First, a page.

Excise taxes on tobacco and alcohol products can be an effective instrument for promoting public healththrough curbing smoking and excessive drinking, while raising significant revenues for developmentpriorities. If designed and implemented well, excise taxes can be a win-win for public health and finances.While the public policy rationale for excise reforms is strong in both developed and developing countries,those seeking to make reform happen usually face significant opposition from the tobacco and alcoholindustries and other vested interests. Consequently, low-level, complex, and poorly designed excise taxregimes persist. Getting the technical details right and effectively managing the political economy ofreforms are vital to securing better excise tax outcomes.
The Welfare and Distributional Effects of Increasing Taxes on Tobacco in Vietnam
This paper assesses the welfare and distributional effects of raising taxes on tobacco in Vietnam. Tobacco taxes are recognized as effective policy tools to reduce tobacco consumption and to improve health outcomes. However, policy makers often hesitate to use them because of claims of their potentially regressive effects. According to those claims, poorer households are particularly hurt by tobacco tax policies, as cigarette purchases represent a larger share of their budgets relative to higher-income smokers.The paper argues that the claims on the regressive effects of tobacco tax policies are based on naive, shortsighted, and incorrect estimations. Tobacco-related illnesses damage health outcomes and the quality of the lives of smokers and their families, while they also cost billions of dollars in medical expenditures and losses in human capital and productivity every year.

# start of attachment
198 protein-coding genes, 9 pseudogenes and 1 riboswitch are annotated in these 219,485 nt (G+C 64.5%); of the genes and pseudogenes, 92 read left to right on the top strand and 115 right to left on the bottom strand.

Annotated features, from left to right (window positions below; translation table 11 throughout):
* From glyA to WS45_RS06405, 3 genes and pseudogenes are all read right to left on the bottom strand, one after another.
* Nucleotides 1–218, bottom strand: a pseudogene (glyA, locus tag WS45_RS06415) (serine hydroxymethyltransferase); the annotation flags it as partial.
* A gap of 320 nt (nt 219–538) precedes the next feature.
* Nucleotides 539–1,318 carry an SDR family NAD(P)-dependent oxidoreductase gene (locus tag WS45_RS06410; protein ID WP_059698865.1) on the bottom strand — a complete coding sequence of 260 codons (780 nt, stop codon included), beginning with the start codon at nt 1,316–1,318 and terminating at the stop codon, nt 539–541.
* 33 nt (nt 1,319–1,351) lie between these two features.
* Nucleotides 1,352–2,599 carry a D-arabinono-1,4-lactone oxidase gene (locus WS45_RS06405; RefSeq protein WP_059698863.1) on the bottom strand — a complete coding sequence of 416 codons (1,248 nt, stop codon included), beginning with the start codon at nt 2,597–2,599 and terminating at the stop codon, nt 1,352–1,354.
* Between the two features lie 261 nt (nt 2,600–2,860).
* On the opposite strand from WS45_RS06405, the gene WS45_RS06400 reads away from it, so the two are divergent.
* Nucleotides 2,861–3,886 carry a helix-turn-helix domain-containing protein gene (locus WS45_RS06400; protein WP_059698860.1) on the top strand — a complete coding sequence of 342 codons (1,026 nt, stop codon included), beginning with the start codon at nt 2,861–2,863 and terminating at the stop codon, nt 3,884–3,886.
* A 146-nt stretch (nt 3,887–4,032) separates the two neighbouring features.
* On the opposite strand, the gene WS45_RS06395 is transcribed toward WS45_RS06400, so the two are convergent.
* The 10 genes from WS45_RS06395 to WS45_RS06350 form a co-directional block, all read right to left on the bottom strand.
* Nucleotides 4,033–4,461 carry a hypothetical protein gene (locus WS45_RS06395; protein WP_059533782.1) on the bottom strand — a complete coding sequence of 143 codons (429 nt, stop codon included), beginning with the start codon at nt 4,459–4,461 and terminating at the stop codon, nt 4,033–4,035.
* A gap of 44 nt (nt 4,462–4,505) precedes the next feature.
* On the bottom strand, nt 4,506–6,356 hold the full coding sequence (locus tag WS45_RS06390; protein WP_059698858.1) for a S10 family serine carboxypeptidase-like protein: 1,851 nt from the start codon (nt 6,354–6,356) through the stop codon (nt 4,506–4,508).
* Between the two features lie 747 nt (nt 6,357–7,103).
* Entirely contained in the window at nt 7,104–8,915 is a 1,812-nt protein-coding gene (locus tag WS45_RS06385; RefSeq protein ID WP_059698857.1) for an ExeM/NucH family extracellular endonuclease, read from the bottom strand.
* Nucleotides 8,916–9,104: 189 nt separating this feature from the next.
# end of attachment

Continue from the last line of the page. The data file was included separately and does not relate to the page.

Overview of Tobacco Control Legislation, Use and Taxation
This country brief presents an overview of current tobacco control legislation, use, and taxation policy in Vietnam. Data and information were collected from different sources. The brief is intended to serve as the context for complementary assessments on different aspects of tobacco taxation in the country to be shared with government teams and other national and international stakeholders. Vietnam is a party of Framework Convention on Tobacco Control, and its legislation contains several effective measures aimed to curb the tobacco epidemic.
Impact of Cigarette Price Increase on Health and Financing Outcomes in Vietnam
This paper is part of additional efforts supported by the World Bank Global Tobacco Control Program to inform the Government of Vietnam on options for tobacco taxation by providing estimates of the impact of cigarette price increase across five income groups for the period 2020-2022 under two scenarios. Vietnam is an important country for global tobacco control, and currently has about 15 million males who smoke. To support government efforts to strengthen tobacco controlpolicies, most notably through a substantial increase in the excise tax of tobacco, weconducted an extended cost-effectiveness analysis to examine the distributional impactof a 32 percent and a 62 percent increase in cigarette prices under Scenario A and Scenario B,respectively.